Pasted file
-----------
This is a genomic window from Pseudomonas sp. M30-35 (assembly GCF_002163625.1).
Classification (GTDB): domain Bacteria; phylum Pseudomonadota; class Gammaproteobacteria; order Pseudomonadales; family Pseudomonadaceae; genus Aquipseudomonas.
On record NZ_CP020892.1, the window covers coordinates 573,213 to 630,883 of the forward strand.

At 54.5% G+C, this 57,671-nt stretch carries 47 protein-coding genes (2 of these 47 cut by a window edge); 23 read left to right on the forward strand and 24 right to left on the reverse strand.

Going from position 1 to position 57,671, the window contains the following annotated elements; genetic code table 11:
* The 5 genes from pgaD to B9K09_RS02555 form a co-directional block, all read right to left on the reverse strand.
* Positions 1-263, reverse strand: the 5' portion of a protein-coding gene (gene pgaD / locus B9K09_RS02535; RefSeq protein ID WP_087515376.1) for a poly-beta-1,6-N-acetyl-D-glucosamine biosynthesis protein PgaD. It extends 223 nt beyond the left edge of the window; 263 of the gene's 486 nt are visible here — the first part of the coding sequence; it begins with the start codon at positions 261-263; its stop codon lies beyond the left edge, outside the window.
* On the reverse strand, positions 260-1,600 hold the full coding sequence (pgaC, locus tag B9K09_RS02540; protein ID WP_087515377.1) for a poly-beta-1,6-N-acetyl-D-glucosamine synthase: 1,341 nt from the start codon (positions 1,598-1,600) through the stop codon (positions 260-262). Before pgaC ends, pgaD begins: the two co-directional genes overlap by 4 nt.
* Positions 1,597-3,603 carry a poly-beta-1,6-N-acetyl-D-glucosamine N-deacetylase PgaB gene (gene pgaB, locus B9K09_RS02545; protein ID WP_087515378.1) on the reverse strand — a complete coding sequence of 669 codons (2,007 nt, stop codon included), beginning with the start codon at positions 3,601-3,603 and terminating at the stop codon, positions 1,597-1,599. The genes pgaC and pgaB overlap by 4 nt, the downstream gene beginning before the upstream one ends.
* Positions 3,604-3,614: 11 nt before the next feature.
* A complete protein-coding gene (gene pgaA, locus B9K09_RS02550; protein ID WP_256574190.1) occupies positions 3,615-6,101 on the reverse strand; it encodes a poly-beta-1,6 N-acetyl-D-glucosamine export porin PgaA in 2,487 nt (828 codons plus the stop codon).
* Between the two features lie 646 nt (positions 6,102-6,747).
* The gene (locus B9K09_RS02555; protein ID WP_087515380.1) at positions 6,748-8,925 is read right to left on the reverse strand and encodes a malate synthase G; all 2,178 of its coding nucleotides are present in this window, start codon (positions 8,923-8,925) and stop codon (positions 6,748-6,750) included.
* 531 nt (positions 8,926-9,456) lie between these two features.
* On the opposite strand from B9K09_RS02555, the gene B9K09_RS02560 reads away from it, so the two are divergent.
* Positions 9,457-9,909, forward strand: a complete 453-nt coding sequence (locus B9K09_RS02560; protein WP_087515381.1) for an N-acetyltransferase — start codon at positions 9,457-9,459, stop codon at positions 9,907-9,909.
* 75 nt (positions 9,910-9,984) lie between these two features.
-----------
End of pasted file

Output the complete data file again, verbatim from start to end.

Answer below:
This is a genomic window from Pseudomonas sp. M30-35 (assembly GCF_002163625.1).
Classification (GTDB): domain Bacteria; phylum Pseudomonadota; class Gammaproteobacteria; order Pseudomonadales; family Pseudomonadaceae; genus Aquipseudomonas.
On record NZ_CP020892.1, the window covers coordinates 573,213 to 630,883 of the forward strand.

At 54.5% G+C, this 57,671-nt stretch carries 47 protein-coding genes (2 of these 47 cut by a window edge); 23 read left to right on the forward strand and 24 right to left on the reverse strand.

Going from position 1 to position 57,671, the window contains the following annotated elements; genetic code table 11:
* The 5 genes from pgaD to B9K09_RS02555 form a co-directional block, all read right to left on the reverse strand.
* Positions 1-263, reverse strand: the 5' portion of a protein-coding gene (gene pgaD / locus B9K09_RS02535; RefSeq protein ID WP_087515376.1) for a poly-beta-1,6-N-acetyl-D-glucosamine biosynthesis protein PgaD. It extends 223 nt beyond the left edge of the window; 263 of the gene's 486 nt are visible here — the first part of the coding sequence; it begins with the start codon at positions 261-263; its stop codon lies beyond the left edge, outside the window.
* On the reverse strand, positions 260-1,600 hold the full coding sequence (pgaC, locus tag B9K09_RS02540; protein ID WP_087515377.1) for a poly-beta-1,6-N-acetyl-D-glucosamine synthase: 1,341 nt from the start codon (positions 1,598-1,600) through the stop codon (positions 260-262). Before pgaC ends, pgaD begins: the two co-directional genes overlap by 4 nt.
* Positions 1,597-3,603 carry a poly-beta-1,6-N-acetyl-D-glucosamine N-deacetylase PgaB gene (gene pgaB, locus B9K09_RS02545; protein ID WP_087515378.1) on the reverse strand — a complete coding sequence of 669 codons (2,007 nt, stop codon included), beginning with the start codon at positions 3,601-3,603 and terminating at the stop codon, positions 1,597-1,599. The genes pgaC and pgaB overlap by 4 nt, the downstream gene beginning before the upstream one ends.
* Positions 3,604-3,614: 11 nt before the next feature.
* A complete protein-coding gene (gene pgaA, locus B9K09_RS02550; protein ID WP_256574190.1) occupies positions 3,615-6,101 on the reverse strand; it encodes a poly-beta-1,6 N-acetyl-D-glucosamine export porin PgaA in 2,487 nt (828 codons plus the stop codon).
* Between the two features lie 646 nt (positions 6,102-6,747).
* The gene (locus B9K09_RS02555; protein ID WP_087515380.1) at positions 6,748-8,925 is read right to left on the reverse strand and encodes a malate synthase G; all 2,178 of its coding nucleotides are present in this window, start codon (positions 8,923-8,925) and stop codon (positions 6,748-6,750) included.
* 531 nt (positions 8,926-9,456) lie between these two features.
* On the opposite strand from B9K09_RS02555, the gene B9K09_RS02560 reads away from it, so the two are divergent.
* Positions 9,457-9,909, forward strand: a complete 453-nt coding sequence (locus B9K09_RS02560; protein WP_087515381.1) for an N-acetyltransferase — start codon at positions 9,457-9,459, stop codon at positions 9,907-9,909.
* 75 nt (positions 9,910-9,984) lie between these two features.